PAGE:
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New York Cracking Down on Worker Exploitation'
From Bloomberg BNA Construction Labor Reports written by Gerald B. Silverman. July 20 — New York state will expand its efforts to crack down on unpaid wages, dangerous health and safety conditions, and other forms of worker exploitation, under an executive order signed by Gov. Andrew M. Cuomo (D) July 20. The order and new programs announced by the governor will focus on state labor law violations in 15 targeted industries and involve coordinated enforcement and investigations by 13 state agencies. The effort expands on an existing crackdown in the nail salon industry as well as in the restaurant, dry cleaning, construction, landscaping and domestic worker sectors. The state will widen its efforts to cover the airport, home health care, retail, trucking, waste disposal and other industries. The executive order signed by Cuomo establishes a permanent Joint Task Force on Employee Misclassification and Worker Exploitation. The task force reflects a merger of three temporary task forces—the Task Force to Combat Worker Exploitation, the Nail Salon Industry Enforcement Task Force, and the Joint Enforcement Task Force on Employee Misclassification. Annual Report Cuomo also released the annual report of the Task Force to Combat Worker Exploitation, which found that the state collected $4 million in unpaid wages and damages in the past year for 7,500 workers. Cuomo also said New York will be providing $5 million in grants for community organizations such as occupational health centers and legal service centers to assist workers. Cuomo's announcement was widely applauded by labor and immigrant groups. It was also praised by Kathryn Wylde, president and chief executive officer of the Partnership for New York City, a business group. “The Task Force to End Worker Exploitation has made tremendous strides towards ending worker exploitation,” she said in a statement. “Protecting vulnerable workers and guaranteeing equitable treatment is in everyone's best interests, including businesses. By bringing employers, advocates, and union leaders together to work through these issues, we avoid contentious situations and we ensure that all parties are treated fairly.” To contact the reporter on this story: Gerald B. Silverman in Albany, N.Y., at gsilverman@bna.com To contact the editor responsible for this story: Susan J. McGolrick at smcgolrick@bna.com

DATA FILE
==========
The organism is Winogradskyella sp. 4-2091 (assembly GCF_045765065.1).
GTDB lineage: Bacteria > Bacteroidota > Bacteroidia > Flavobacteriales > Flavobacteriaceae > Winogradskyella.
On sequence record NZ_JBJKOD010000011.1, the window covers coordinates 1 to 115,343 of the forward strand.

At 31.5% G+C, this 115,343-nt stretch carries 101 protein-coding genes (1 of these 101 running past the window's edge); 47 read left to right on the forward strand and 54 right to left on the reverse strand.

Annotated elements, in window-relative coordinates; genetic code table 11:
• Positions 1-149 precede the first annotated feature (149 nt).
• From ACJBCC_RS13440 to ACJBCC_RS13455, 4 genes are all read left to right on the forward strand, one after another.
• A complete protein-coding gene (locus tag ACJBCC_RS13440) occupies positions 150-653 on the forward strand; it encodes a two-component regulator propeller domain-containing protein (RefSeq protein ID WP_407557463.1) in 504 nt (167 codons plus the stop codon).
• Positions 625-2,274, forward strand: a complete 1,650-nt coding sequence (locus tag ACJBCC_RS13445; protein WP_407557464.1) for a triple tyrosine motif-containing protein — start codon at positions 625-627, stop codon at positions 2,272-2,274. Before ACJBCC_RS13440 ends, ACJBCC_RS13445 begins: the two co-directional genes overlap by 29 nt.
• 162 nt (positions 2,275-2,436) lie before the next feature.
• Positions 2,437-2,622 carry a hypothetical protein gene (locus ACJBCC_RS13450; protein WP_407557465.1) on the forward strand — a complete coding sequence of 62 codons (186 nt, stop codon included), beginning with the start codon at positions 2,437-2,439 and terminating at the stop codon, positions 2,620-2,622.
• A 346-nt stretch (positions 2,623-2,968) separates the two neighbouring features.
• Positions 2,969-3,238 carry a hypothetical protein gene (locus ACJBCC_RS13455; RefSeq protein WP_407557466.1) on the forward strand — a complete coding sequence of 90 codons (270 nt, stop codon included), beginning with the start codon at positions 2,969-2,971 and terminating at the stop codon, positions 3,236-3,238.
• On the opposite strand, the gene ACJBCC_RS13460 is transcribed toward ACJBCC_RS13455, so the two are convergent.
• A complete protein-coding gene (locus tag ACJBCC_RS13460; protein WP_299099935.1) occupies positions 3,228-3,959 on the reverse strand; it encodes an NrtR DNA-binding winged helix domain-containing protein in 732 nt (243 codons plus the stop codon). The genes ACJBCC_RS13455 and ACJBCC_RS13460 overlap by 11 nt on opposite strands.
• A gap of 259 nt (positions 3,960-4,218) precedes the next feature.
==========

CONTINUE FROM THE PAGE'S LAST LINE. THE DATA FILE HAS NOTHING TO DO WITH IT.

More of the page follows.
July 29, 2016

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